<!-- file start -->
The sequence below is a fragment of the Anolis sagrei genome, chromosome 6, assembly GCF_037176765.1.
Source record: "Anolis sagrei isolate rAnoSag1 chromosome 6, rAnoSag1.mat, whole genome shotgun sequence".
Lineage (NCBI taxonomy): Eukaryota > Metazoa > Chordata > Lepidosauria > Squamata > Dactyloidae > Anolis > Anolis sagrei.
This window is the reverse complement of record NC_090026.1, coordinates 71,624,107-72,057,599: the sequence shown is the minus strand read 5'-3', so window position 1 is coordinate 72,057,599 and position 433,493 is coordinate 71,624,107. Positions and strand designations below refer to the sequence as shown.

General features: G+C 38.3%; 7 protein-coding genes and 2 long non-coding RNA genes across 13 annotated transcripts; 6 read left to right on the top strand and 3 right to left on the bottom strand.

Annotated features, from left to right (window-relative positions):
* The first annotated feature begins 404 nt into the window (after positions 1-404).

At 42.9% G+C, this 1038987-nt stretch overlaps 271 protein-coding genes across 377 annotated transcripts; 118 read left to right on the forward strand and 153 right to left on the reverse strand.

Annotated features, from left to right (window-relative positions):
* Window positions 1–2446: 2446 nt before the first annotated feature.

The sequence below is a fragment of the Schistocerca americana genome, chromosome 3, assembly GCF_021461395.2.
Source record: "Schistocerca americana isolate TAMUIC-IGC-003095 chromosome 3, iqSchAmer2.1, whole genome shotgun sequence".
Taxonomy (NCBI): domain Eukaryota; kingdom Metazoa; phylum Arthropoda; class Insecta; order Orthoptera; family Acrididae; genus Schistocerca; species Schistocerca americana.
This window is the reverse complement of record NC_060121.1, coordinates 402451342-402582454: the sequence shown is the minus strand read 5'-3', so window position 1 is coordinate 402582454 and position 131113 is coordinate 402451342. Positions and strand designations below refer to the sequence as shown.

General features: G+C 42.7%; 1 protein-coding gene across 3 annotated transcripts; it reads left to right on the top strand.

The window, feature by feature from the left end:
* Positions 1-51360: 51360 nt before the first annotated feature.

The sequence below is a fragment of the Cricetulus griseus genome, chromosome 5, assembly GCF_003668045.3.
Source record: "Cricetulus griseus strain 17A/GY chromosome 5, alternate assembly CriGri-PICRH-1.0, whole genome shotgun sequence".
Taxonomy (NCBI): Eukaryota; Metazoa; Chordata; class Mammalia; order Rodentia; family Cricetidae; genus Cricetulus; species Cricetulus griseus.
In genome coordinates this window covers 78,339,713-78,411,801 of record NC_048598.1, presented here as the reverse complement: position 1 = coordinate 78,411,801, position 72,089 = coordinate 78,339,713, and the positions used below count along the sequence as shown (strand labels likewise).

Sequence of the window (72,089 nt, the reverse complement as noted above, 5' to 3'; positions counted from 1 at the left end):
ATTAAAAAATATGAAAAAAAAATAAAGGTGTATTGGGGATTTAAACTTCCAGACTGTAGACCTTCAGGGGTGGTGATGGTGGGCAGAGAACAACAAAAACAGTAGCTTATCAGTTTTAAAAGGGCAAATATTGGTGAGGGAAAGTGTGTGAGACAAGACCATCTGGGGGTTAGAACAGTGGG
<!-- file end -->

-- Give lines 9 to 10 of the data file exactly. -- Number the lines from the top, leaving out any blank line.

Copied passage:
Annotated features, from left to right (window-relative positions):
* Window positions 1–2446: 2446 nt before the first annotated feature.